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Norton, All Saints

Medieval church in Norton

A large 14th /15th century church with a slightly earlier tower impressively placed at the edge of the village near the former Norton Hall, formerly a seat of the Knightley family of Fawsley and in the 19th century Beriah Botfield, the bibliophile.

The nave heightened circa 1700. Restoration was carried out here by R. Armstrong 1894. A large reredos now forms part of a huge west screen at the base of the tower.

This large church is full of monuments to the families who owned Norton Hall (blown up in 1945): the Knightleys, (also of Fawsley), the Bretons, and the Botfields.

Apart from the brass to William Knyght (d. 1501) and his wife, the earliest monument is the spectacularly large wall tomb on the south wall of the nave. This is to Lady Elizabeth Seymour (1552-1602), daughter of Edward Seymour, Duke of Somerset “The Lord Protector”, first cousin to Edward VI and second wife of Sir Richard Knightley.

In its splendour as well as in its design it owes much to the tomb of the sitter’s mother, the Duchess of Somerset who died in 1587. Her tomb is in Westminster Abbey and again is executed in painted alabaster richly enhanced with ornament.

The Duke had no such flamboyant memorial. He was simply buried in the chapel of St. Peter ad Vincula having been executed at the Tower in 1549. Lady Elizabeth lies under a rich canopy, her hands clasped in prayer. Note her red cloak lined with fur and the gold tasselled and embroidered head pillow.

The tomb retains a great deal of its original paint and gilding and is a fulsome example of the late Elizabethan love of squiggly ornament, coffering, heraldry, columns, obelisks etc (in its ornateness it may be no coincidence that Geerhaerdt’s portrait of Lady Elizabeth shows her covered in costly jewellery).

After the death of her husband, Sir Richard, the estate was sold to Nicholas Breton whose monument only put up 20 years later, is a very different affair. It is sober and classical. A broken pediment contains his arms beneath which is a centrally placed tablet of black marble flanked by two semi-naked cherubs standing on brackets.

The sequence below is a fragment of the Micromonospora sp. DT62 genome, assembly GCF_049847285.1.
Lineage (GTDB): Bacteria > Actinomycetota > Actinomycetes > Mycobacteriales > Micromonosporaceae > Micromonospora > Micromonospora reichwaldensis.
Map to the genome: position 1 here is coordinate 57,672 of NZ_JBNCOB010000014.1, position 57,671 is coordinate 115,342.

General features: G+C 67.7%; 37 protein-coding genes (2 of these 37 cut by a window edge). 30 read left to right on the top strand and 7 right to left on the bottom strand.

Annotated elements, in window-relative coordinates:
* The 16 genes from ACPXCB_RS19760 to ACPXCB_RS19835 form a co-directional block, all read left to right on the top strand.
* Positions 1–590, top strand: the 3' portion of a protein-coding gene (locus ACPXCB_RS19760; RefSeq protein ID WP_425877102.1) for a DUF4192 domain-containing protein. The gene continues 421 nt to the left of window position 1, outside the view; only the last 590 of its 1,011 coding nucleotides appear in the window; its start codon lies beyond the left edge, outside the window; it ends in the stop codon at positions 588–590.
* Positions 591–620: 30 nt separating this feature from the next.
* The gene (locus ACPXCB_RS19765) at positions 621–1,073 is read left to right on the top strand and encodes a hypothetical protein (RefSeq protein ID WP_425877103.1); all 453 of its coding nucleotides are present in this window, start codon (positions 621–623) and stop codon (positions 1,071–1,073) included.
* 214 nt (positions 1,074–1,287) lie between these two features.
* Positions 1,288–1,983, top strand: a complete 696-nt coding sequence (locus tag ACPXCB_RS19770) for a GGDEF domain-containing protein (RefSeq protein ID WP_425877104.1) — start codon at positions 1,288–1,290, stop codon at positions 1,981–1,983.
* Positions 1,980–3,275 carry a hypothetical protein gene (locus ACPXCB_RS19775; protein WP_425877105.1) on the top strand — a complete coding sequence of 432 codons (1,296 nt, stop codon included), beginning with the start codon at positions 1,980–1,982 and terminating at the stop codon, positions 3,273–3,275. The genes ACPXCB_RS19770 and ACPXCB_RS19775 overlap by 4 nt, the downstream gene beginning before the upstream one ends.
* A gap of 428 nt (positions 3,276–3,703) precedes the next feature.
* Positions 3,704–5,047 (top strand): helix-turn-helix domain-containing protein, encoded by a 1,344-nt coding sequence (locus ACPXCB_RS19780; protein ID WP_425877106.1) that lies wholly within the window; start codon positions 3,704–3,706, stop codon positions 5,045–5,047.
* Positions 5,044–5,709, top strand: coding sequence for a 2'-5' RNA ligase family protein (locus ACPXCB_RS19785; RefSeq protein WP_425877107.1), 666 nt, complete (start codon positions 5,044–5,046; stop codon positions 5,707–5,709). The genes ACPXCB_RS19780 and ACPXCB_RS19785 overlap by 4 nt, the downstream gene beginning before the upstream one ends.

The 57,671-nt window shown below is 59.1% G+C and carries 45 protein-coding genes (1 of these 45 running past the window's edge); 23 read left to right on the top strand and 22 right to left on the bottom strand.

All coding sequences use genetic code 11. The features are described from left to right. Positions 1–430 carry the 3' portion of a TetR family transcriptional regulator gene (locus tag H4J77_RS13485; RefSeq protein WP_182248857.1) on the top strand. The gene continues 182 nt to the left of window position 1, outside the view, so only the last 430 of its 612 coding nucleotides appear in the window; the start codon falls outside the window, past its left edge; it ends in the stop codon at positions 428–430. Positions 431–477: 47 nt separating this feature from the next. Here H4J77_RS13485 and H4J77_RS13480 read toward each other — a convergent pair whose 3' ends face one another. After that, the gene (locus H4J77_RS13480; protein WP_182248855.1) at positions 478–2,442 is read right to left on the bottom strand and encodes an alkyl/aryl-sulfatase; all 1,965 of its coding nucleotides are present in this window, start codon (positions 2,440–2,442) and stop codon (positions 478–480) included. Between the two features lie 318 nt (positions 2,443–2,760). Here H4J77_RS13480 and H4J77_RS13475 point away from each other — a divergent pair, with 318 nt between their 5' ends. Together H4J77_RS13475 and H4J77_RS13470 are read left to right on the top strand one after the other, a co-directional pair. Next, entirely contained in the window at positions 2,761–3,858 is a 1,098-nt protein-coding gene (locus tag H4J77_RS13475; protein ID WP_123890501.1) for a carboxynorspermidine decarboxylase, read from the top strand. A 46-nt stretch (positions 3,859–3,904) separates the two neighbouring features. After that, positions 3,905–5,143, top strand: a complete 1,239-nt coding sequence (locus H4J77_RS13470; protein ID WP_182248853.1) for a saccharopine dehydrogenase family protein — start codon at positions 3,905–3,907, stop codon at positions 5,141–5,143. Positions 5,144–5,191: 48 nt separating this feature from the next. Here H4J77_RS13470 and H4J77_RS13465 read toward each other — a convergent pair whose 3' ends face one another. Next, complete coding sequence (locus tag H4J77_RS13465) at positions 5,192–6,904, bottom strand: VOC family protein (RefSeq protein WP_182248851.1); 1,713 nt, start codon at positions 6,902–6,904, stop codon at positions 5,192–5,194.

The colouring is also more sober but there is a pleasant controlled use of different coloured marbles and paint is employed to highlight the cherubs’ few draperies. Nearby is another monument to Anne Breton (d.1635); much more Jacobean in quality and mood with a pair of banded obelisks and a skull in the pediment.

Continuing with the Breton family the tomb commemorating the next generation is a very substantial work. Nicholas Breton and his wife appear here as a pair of busts in the centre of a large pink and white marble “altar piece” with free standing black marble columns to either side. The busts stand on elaborate socles of Italianate form. Above their coat of arms hovers between another broken pediment from which emanate large bold garlands of fruit.

Slightly earlier in date is the memorial on the north side of the church to Elizabeth Verney (d. 1633). Again a classical concern with a familiar broken pediment and armorial tablet and beneath the deceased kneeling in prayer.

Above a painted figure holds up her shield whilst either side allegorical figures tell of the shortness of life’s span.

From the Bretons you need to jump to the Botfields: from the 17th to the early 19th century. Thomas Botfield was an ironmaster from Dawley in Shropshire, who acquired the Norton estate circa 1800. Also on the north wall is the tomb to Thomas’ daughter-in-law, Charlotte Botfield (d. 1825). It is almost shockingly austere. It shows her son mourning at her tomb sculpted in high relief. This tomb deserves to be much better known as it is undoubtedly one of the finest neo-classical monuments in the county. It is a relatively early work by William Behnes (1795-1864) when to some extent he was at the height of his powers.

Behnes was the son of a piano maker from Hanover who first settled in Dublin and then in London. As a young man he attended the Royal Academy Schools and in the early 1820s was also engaged on the statue of George IV for Dublin Castle, the Hon. Charles Lambton (Sir Thomas Lawrence’s Red Boy) for Lambton Castle, and of Alexander Hope for The Deepdene.

His only other work in Northamptonshire seems to be the memorial to Lord James Fitzroy at Grafton Regis.

Before leaving Norton, take a look at the vast decaying family mausoleum in the churchyard, to the south east of the church off what must have been the path to the Hall. This is to the whole Botfield family and is a huge tomb chest with a roof topped by a swagged urn. The whole surrounded by iron railings with flaming tops which was presumably made at the family’s own iron foundry. The tomb, though, is a local affair, being made by Baseley of Daventry.

Please refer to the Glossary for any terms in the text that you are unfamiliar with.

Contact & Opening Times

Daventry Road, Norton, Northamptonshire, NN11 2ND


https://www.achurchnearyou.com/church/16439/|
[email protected]|

Opening Times

 

The church is open daily from 9am until 5pm from 1 November for 4 months and then from 9am until 7pm  for the rest of the year.

 

Contact Details

Reverend Andrea Watkins, The Rectory, Main Street, Great Brington, Northampton, NN7 4JB

Telephone: 01604 771338 

Email: [email protected]

 

Explore the area

Click the pins on the map to see other attractions nearby

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